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England’s Future Opponents Should Be Frightened Of What’s To Come

during the RBS Six Nations match between England and Wales at Twickenham Stadium on March 12, 2016 in London, England.

In winning the 2016 Six Nations England have shown all the potential needed to become world beaters.

The championship reaches its conclusion this weekend with the final round of matches. The title is already in the bag for England and their sights are now set on securing the Grand Slam, when they take on France in Paris on Saturday.

The arrival of head coach Eddie Jones following last year’s World Cup, replacing the outgoing Stuart Lancaster, has seen a new attitude and vigour permeate through the squad. Players have been allowed to play to their talents and strengths with less restriction and the results have been instantaneous.

BAGSHOT, ENGLAND - MARCH 10: Owen Farrell looks to pass the ball during the England training session held at Pennyhill Park on March 10, 2016 in Bagshot, England. (Photo by David Rogers/Getty Images)

If you were to describe England’s victory in this year’s championship you might say it has been frightening.

The step change in performance across all positions has been significant and there now appears to be a threat coming from every area of the field.

Lancaster, to his credit, blooded several players that quickly became integral parts of the England squad that is steamrolling towards the Grand Slam. Mike Brown, Jonathan Joseph and Anthony Watson have burst onto the scene in the last couple of seasons and have not looked back.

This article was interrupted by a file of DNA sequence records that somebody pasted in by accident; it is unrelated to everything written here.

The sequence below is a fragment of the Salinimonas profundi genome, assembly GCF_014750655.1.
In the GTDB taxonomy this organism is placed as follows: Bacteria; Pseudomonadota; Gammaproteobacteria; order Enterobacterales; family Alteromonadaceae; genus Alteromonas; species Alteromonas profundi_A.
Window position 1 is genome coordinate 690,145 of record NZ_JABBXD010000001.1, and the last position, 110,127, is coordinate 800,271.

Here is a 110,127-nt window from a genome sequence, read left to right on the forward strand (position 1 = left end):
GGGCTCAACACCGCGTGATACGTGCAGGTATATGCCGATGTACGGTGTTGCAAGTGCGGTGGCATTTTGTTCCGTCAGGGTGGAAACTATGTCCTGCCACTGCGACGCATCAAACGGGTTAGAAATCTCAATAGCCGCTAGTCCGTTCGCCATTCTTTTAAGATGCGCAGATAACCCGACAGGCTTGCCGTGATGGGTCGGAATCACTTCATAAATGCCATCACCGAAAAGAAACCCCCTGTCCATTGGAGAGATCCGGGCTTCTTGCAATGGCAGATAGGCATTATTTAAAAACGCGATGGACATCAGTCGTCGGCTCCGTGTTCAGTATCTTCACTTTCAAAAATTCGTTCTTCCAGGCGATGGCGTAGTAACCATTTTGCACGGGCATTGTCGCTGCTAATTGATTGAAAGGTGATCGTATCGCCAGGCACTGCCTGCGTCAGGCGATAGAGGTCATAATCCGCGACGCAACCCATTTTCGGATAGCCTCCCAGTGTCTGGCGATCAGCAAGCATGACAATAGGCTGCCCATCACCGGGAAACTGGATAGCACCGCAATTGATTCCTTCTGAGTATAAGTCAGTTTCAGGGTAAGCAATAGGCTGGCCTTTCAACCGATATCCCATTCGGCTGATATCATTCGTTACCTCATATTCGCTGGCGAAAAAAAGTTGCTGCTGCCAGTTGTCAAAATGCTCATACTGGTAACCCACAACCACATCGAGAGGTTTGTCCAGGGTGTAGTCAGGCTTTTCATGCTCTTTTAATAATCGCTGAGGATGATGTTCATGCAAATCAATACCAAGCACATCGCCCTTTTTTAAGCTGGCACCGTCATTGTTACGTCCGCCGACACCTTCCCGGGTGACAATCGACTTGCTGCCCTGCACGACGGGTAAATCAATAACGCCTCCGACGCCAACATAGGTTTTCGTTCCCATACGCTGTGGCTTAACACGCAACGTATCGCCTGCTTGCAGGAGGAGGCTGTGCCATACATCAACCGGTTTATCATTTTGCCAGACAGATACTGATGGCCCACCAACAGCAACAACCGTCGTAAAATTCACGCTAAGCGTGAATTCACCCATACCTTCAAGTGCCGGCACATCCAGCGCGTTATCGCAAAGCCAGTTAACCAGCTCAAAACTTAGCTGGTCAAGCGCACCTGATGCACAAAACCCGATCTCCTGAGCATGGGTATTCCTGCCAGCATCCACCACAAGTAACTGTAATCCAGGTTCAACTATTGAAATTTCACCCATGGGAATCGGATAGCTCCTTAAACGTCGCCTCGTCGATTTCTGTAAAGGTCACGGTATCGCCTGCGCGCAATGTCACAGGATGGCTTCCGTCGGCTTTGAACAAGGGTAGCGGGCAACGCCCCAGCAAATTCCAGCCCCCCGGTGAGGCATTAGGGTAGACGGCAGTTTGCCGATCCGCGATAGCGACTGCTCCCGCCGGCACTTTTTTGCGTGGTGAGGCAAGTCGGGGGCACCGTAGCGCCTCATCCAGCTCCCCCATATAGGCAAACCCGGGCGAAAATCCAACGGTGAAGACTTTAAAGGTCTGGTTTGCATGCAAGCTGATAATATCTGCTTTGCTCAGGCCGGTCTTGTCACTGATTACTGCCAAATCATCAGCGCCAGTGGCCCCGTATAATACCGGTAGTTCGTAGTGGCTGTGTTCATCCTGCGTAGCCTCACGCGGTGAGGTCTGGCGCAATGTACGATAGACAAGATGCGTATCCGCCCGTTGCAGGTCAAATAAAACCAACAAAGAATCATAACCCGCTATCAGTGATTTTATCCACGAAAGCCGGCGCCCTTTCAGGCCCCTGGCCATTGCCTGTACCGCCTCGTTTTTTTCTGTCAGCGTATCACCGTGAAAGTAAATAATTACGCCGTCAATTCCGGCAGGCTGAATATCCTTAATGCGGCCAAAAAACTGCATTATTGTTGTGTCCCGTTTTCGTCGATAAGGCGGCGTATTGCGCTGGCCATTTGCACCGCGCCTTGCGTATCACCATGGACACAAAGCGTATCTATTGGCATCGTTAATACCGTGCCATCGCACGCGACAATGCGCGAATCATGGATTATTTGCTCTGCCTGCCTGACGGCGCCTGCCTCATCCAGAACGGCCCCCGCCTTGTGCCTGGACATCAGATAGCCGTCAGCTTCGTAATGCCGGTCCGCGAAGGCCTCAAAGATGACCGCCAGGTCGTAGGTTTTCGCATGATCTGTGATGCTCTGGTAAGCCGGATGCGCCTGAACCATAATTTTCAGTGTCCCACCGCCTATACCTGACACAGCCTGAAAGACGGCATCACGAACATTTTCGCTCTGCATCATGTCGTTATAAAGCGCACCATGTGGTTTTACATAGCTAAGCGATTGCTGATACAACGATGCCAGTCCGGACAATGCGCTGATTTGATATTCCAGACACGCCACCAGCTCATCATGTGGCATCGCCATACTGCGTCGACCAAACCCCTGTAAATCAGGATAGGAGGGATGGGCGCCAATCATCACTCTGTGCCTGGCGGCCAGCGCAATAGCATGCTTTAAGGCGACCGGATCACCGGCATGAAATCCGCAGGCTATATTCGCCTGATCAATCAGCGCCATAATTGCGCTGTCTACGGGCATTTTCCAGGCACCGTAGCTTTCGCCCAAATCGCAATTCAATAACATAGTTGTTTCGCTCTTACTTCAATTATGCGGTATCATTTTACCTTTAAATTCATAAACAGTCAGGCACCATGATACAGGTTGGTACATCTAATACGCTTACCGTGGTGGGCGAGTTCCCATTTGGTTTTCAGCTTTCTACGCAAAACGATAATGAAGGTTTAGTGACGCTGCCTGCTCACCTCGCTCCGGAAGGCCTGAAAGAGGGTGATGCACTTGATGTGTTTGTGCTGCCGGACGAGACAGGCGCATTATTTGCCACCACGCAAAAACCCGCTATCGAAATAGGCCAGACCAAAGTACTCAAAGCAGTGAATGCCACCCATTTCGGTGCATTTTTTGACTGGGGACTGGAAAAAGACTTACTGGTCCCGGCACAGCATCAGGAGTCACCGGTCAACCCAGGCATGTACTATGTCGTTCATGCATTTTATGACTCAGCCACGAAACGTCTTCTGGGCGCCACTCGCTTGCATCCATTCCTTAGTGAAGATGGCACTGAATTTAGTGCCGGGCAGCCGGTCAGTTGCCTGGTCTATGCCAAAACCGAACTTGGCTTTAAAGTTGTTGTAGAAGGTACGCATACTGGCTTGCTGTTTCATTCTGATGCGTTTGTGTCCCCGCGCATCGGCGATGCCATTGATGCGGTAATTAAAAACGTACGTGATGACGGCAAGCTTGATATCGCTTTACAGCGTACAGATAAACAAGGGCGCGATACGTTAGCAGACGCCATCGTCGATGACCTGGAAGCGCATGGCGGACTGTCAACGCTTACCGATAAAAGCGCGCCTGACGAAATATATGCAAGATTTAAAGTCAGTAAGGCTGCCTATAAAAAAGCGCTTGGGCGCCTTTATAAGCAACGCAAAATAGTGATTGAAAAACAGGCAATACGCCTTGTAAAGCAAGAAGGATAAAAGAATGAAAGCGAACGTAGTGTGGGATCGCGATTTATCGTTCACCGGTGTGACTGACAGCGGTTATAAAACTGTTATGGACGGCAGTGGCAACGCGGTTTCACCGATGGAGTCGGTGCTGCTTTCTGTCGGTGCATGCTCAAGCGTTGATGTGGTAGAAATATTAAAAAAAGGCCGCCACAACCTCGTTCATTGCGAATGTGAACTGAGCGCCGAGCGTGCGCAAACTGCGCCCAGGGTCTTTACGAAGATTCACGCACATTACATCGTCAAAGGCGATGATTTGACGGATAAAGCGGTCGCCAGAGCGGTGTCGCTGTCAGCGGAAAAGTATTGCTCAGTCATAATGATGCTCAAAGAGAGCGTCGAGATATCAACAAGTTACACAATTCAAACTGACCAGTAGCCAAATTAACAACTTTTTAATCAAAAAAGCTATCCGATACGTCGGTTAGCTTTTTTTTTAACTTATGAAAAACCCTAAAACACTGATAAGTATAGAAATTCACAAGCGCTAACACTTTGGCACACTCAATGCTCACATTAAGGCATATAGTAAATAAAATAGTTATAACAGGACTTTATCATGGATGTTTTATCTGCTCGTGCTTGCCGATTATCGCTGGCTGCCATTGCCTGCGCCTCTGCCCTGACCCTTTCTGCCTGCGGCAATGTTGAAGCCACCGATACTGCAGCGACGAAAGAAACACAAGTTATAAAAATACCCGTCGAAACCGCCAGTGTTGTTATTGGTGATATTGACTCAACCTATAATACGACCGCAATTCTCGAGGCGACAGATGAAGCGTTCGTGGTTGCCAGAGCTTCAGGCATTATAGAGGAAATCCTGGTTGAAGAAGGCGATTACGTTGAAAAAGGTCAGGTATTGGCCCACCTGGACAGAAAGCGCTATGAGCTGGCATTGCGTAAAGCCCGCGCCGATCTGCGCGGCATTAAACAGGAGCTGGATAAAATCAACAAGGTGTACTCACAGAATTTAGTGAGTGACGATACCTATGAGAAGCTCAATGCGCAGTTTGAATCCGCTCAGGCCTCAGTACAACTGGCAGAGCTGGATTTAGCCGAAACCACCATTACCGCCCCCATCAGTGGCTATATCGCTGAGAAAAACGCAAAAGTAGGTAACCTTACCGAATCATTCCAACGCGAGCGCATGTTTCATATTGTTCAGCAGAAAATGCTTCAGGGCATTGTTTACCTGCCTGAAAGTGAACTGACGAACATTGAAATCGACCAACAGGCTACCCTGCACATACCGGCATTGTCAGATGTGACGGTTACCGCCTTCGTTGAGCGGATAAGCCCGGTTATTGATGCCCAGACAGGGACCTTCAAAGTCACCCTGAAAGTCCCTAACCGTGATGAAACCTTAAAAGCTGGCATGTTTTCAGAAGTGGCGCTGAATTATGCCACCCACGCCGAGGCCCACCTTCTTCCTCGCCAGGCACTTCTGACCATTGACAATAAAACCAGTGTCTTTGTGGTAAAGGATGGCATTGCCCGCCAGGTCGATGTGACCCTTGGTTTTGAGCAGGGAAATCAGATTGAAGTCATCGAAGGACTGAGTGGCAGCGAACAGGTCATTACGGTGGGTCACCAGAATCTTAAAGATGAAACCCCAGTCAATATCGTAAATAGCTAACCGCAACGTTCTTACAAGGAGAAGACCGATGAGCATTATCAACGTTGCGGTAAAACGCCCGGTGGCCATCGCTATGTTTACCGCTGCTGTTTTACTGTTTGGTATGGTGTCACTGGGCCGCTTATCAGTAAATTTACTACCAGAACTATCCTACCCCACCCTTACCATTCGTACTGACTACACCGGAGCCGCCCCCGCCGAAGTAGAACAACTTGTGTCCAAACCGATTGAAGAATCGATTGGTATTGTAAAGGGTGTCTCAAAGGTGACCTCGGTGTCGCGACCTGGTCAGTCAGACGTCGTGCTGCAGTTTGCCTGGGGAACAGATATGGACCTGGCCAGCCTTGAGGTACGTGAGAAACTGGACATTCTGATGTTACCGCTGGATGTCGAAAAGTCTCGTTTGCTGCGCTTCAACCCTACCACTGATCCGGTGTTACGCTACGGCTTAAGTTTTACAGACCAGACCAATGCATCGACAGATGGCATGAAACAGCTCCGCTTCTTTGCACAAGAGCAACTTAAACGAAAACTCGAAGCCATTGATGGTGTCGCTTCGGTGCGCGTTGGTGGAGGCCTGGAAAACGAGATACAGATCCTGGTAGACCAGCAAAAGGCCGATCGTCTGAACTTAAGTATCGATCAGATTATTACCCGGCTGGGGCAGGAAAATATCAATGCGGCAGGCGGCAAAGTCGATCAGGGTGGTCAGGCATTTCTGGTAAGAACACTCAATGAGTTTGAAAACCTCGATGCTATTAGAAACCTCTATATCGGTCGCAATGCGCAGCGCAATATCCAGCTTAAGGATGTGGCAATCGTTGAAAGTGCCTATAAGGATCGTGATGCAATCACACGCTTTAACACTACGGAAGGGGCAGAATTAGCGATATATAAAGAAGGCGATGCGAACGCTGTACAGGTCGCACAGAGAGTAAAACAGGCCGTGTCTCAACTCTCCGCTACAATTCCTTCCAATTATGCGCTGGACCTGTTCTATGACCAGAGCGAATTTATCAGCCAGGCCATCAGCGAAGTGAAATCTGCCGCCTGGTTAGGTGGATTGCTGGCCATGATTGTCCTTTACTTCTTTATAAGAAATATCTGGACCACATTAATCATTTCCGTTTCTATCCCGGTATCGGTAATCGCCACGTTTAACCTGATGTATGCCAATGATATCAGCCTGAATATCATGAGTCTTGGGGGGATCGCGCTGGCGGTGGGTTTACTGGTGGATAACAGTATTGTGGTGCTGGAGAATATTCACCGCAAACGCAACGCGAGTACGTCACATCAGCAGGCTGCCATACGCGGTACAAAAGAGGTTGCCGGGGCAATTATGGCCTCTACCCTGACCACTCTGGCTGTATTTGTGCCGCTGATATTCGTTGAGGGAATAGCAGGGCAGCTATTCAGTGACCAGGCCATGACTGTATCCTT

Now, with the arrival of Jones as head coach, the ex-Wallabies boss blooded more talent this Six Nations in the form of second row sensation Maro Itoje, who’s already being compared to Ireland’s Paul O’Connell and touted as a future England captain. His standout performances both in attack and defence have made people sit up and take notice across the rugby world.

during the RBS Six Nations match between England and Wales at Twickenham Stadium on March 12, 2016 in London, England.

More incredible than the performances of Itoje and the England squad as whole this championship is the fact that the average age of the squad is a mere 24. 22 of the 33 squad members were born in the 1990s and even more amazing is that only two, Mike Brown and James Haskell, are in their thirties; barely. Both are 30 and hitting their prime.

Jones has built upon a solid foundation laid down by Lancaster and has removed the shackles imposed by the previous management team. In doing so, he has unearthed a young, cohesive squad that is brimming with talent, power and speed.

As England look past their title win and towards Paris on Saturday and a possible first Grand Slam since 2003 (the World Cup-winning squad), you cannot help but feel that we are witnessing the early days of a rugby legacy that will be looked back upon as one of England’s greatest ever, perhaps even one to rival the great side that won the World Cup under Sir Clive Woodward.

As a neutral, these are exciting times. Even as a biased fan one cannot help but be impressed and excited about the potential on show.

England’s clash with France, and a possible Grand Slam, is on Saturday at 8pm.

Gary Brennan, Pundit Arena

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Author: The PA Team

This article was written by a member of The PA Team.